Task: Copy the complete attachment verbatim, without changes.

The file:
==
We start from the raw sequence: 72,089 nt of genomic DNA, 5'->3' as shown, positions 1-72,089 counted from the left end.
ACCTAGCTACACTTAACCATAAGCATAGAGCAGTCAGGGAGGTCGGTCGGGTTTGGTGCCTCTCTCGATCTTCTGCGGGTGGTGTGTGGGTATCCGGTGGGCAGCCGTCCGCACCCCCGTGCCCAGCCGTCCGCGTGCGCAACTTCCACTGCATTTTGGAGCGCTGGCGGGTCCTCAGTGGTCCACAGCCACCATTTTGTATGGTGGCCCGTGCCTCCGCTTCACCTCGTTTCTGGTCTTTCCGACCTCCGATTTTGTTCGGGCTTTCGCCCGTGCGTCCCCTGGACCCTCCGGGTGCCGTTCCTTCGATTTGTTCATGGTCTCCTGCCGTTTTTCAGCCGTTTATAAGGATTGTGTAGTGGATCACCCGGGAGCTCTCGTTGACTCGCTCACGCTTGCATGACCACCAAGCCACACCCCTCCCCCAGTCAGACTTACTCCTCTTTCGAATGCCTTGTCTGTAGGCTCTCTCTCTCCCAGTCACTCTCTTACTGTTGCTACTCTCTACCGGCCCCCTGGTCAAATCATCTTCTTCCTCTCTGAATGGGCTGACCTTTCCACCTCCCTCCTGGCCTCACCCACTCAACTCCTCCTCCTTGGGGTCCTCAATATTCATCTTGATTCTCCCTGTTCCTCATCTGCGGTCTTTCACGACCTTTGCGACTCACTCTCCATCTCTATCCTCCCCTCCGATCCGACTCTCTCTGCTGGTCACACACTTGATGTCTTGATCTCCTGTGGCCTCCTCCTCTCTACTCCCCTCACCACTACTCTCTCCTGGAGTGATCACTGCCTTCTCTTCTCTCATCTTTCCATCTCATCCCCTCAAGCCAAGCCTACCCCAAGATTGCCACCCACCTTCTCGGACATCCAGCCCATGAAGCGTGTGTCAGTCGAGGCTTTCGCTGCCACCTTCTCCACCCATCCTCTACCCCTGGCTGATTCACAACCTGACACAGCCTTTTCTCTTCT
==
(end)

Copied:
We start from the raw sequence: 72,089 nt of genomic DNA, 5'->3' as shown, positions 1-72,089 counted from the left end.
ACCTAGCTACACTTAACCATAAGCATAGAGCAGTCAGGGAGGTCGGTCGGGTTTGGTGCCTCTCTCGATCTTCTGCGGGTGGTGTGTGGGTATCCGGTGGGCAGCCGTCCGCACCCCCGTGCCCAGCCGTCCGCGTGCGCAACTTCCACTGCATTTTGGAGCGCTGGCGGGTCCTCAGTGGTCCACAGCCACCATTTTGTATGGTGGCCCGTGCCTCCGCTTCACCTCGTTTCTGGTCTTTCCGACCTCCGATTTTGTTCGGGCTTTCGCCCGTGCGTCCCCTGGACCCTCCGGGTGCCGTTCCTTCGATTTGTTCATGGTCTCCTGCCGTTTTTCAGCCGTTTATAAGGATTGTGTAGTGGATCACCCGGGAGCTCTCGTTGACTCGCTCACGCTTGCATGACCACCAAGCCACACCCCTCCCCCAGTCAGACTTACTCCTCTTTCGAATGCCTTGTCTGTAGGCTCTCTCTCTCCCAGTCACTCTCTTACTGTTGCTACTCTCTACCGGCCCCCTGGTCAAATCATCTTCTTCCTCTCTGAATGGGCTGACCTTTCCACCTCCCTCCTGGCCTCACCCACTCAACTCCTCCTCCTTGGGGTCCTCAATATTCATCTTGATTCTCCCTGTTCCTCATCTGCGGTCTTTCACGACCTTTGCGACTCACTCTCCATCTCTATCCTCCCCTCCGATCCGACTCTCTCTGCTGGTCACACACTTGATGTCTTGATCTCCTGTGGCCTCCTCCTCTCTACTCCCCTCACCACTACTCTCTCCTGGAGTGATCACTGCCTTCTCTTCTCTCATCTTTCCATCTCATCCCCTCAAGCCAAGCCTACCCCAAGATTGCCACCCACCTTCTCGGACATCCAGCCCATGAAGCGTGTGTCAGTCGAGGCTTTCGCTGCCACCTTCTCCACCCATCCTCTACCCCTGGCTGATTCACAACCTGACACAGCCTTTTCTCTTCT